Megan Rapinoe completed an unprecedented clean sweep of honours on Monday as the trailblazing World Cup star and feminist icon added the Women’s Ballon d’Or to her collection of accolades.
The 34-year-old striker was the star of this year’s Women’s World Cup, scoring six goals as the United States successfully defended their title.
Rapinoe’s tournament goals tally earned her the Golden Boot for top-scorer while she was also awarded the Golden Ball for the best player.
Rapinoe had already picked up the FIFA’s Best Women’s Player award in September, and it was inevitable she would claim what was only the second edition of the Ballon d’Or Feminin, won by Norway’s Ada Hegerberg in 2018.
“It’s been an incredible year,” Rapinoe said in a recorded video message shown at the ceremony at the Chatelet Theatre in Paris, having been unable to travel to the event.
“I want to say a huge thank you to my team-mates, the coaches, the US Soccer Federation, for all of the support to allow me to be who I am and do what I do on the field but also be the person who I am off the field.”
The honour crowns a remarkable year for Rapinoe which has seen her enhance her reputation as a warrior both on and off the pitch.
Her performances at the World Cup were a critical part of the United States’ title defence, but Rapinoe has garnered almost as much attention in 2019 for her unflinching advocacy of social justice off the field.
That readiness to speak her mind famously brought her into conflict with US President Donald Trump during the World Cup.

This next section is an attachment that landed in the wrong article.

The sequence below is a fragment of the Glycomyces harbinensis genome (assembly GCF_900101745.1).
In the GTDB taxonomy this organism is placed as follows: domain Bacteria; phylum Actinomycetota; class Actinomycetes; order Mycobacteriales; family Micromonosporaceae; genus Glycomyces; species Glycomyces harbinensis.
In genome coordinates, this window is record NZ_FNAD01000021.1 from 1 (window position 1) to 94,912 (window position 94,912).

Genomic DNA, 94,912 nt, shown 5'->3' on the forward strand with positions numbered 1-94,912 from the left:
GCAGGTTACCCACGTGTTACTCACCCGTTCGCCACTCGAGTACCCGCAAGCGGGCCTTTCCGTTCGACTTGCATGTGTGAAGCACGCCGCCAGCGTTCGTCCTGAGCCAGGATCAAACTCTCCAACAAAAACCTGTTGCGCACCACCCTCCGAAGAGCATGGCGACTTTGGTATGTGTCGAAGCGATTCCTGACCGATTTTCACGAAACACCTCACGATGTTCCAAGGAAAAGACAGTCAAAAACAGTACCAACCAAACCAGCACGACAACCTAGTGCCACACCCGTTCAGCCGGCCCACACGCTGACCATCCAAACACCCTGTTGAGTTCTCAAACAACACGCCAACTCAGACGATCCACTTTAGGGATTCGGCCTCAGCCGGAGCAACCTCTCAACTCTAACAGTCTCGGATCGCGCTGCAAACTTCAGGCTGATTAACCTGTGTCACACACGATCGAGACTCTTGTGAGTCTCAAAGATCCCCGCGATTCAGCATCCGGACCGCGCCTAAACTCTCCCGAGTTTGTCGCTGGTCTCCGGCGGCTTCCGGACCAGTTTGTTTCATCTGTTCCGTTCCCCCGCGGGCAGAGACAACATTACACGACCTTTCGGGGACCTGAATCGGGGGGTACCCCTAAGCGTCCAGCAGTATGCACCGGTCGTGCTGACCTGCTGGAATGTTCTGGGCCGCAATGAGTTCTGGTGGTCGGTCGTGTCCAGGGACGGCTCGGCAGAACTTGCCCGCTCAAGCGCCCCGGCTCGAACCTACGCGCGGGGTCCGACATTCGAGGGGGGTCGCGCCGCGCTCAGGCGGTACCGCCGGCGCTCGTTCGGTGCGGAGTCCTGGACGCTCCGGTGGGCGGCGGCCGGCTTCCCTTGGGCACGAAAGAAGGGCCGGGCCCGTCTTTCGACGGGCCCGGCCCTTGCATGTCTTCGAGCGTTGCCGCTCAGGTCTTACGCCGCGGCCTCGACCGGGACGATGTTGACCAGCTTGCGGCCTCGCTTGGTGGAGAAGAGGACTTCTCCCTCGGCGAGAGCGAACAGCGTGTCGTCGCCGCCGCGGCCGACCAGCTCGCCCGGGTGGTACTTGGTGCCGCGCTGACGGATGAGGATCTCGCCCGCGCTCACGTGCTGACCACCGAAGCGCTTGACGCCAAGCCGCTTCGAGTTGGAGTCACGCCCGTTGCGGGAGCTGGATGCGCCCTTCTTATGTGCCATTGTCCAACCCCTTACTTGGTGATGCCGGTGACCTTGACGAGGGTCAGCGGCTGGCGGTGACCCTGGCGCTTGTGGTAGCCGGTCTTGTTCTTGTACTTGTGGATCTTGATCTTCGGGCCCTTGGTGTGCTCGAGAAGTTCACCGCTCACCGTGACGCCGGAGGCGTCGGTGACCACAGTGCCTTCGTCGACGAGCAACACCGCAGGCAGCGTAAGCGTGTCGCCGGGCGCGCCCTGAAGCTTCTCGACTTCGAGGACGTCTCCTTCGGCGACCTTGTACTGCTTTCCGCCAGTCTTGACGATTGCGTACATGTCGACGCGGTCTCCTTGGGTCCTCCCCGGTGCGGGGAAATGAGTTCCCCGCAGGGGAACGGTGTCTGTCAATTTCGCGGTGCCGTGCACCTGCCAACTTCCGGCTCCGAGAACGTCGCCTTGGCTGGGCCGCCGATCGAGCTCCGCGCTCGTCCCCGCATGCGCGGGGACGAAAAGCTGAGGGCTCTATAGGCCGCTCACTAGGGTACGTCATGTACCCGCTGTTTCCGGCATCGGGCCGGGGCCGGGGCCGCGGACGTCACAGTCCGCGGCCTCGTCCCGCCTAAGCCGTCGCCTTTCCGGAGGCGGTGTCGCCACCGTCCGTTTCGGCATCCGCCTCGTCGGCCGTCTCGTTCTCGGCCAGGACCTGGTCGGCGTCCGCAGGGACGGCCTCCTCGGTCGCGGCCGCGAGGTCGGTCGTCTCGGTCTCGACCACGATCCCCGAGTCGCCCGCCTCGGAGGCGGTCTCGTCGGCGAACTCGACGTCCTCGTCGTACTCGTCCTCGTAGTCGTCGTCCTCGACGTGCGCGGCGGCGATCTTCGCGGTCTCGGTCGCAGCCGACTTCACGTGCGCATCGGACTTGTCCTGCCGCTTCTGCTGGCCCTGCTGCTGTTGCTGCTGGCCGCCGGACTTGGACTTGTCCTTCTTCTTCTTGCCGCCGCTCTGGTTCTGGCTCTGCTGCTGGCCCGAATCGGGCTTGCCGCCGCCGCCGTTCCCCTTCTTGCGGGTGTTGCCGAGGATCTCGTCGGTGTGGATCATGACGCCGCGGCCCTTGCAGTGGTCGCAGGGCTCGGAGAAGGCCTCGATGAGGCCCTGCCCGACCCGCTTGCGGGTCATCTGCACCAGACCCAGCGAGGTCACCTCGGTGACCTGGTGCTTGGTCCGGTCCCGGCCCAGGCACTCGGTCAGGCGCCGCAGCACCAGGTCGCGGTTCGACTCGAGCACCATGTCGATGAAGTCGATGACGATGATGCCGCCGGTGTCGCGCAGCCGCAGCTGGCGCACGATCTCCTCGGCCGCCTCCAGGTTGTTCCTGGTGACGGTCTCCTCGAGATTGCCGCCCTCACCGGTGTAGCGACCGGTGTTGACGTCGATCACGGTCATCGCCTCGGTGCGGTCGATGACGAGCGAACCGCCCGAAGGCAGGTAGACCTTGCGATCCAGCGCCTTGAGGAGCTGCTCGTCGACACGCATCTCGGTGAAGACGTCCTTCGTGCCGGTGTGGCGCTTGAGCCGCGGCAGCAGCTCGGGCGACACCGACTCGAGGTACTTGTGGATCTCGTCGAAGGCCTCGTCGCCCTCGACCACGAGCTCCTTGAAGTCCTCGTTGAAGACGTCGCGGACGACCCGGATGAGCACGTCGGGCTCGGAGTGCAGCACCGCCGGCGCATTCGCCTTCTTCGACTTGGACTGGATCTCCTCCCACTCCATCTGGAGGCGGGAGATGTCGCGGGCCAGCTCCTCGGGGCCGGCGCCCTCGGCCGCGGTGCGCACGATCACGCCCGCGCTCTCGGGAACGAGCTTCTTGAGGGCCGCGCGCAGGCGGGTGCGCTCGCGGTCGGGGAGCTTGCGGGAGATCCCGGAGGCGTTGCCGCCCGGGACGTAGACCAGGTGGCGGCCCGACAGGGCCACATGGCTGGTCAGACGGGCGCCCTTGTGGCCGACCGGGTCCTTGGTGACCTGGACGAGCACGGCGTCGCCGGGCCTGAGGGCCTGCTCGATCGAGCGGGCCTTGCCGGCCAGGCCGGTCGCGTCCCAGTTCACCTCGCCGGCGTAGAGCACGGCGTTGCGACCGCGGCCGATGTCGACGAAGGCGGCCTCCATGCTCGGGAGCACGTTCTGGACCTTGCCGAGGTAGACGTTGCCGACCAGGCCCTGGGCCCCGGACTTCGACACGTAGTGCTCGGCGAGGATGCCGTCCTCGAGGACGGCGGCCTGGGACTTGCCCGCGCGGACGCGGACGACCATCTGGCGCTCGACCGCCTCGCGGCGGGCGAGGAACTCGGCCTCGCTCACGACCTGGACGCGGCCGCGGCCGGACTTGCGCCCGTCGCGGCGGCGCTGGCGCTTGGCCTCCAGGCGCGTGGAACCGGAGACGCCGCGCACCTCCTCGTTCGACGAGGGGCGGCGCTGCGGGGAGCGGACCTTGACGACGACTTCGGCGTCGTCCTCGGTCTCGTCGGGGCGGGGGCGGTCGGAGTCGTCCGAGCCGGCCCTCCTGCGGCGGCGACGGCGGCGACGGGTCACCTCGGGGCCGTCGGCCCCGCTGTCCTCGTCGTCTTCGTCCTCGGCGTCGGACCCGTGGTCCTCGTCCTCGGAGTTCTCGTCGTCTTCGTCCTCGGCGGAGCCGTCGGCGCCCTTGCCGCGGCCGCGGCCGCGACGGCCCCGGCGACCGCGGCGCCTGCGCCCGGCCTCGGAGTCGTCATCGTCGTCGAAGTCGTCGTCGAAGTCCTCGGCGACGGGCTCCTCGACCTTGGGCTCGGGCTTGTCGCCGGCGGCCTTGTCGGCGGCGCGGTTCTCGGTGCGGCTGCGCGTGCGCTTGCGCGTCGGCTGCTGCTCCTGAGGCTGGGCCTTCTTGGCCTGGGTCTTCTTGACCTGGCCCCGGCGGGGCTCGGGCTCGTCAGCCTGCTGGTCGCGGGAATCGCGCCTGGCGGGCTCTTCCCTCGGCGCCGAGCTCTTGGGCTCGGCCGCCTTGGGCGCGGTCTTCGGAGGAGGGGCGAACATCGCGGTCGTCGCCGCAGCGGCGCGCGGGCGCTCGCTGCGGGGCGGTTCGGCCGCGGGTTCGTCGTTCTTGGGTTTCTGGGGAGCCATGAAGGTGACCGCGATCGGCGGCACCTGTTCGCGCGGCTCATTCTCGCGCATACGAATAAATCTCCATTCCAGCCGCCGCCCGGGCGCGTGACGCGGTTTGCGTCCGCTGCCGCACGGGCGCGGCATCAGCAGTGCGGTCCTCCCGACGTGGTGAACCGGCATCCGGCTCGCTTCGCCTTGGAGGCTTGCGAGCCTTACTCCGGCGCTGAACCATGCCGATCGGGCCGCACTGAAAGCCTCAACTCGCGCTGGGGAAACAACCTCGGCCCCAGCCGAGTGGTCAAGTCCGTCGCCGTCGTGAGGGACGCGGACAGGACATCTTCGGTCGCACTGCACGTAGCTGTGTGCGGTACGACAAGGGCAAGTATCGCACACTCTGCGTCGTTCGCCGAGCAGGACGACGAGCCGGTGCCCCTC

Rapinoe had provoked Trump’s ire in comments made several months before the tournament when she stated bluntly that she would not attend a White House reception for the US team if they brought home the World Cup.
“I am a big fan of the American Team, and Women’s Soccer,” Trump wrote on Twitter. “But Megan should WIN first before she TALKS! Finish the job!”
Rapinoe did finish the job several days later, scoring the opening goal in a 2-0 defeat of the Netherlands in the final in Lyon.
– Calls for unity –
Since then, Rapinoe has happily kept on talking.
At a victory parade in New York in July, Rapinoe saluted the diversity of the all-conquering US team while calling for unity.
“We have to be better,” Rapinoe told a cheering crowd of thousands. “We have to love more, hate less. We got to listen more and talk less.
“It’s our responsibility to make this world a better place,” she added.
Rapinoe returned to that theme at a recent awards ceremony, when she was honoured as one of Glamour magazine’s “Women of the Year”.
She used the event to draw attention to the plight of former San Francisco 49ers quarterback Colin Kaepernick, who ignited controversy in 2016 after kneeling during the US national anthem in a protest against racial injustice.
Rapinoe was one of the first athletes to kneel in solidarity with Kaepernick, who has effectively been frozen out of the league since his season of protest.
Rapinoe said Kaepernick’s plight made her determined to continue her fight for social justice and equality.
“It would be a slap in the face to Colin, and to so many other faces, not to acknowledge, and for me personally, to work relentlessly to dismantle that system that benefits some over the detriment of others, and frankly is quite literally tearing us apart in this country,” she said.
Back in the sporting arena, Rapinoe has eased her way back into the fray.
Exhaustion and a sore achilles left her sidelined until September, when she returned to play for Seattle’s Reign FC in the National Women’s Soccer League.
Meanwhile, she returned to the US team for two October friendlies against South Korea, and is expected to be a key member of the US squad for next year’s Olympics, where she will be chasing a second gold medal.
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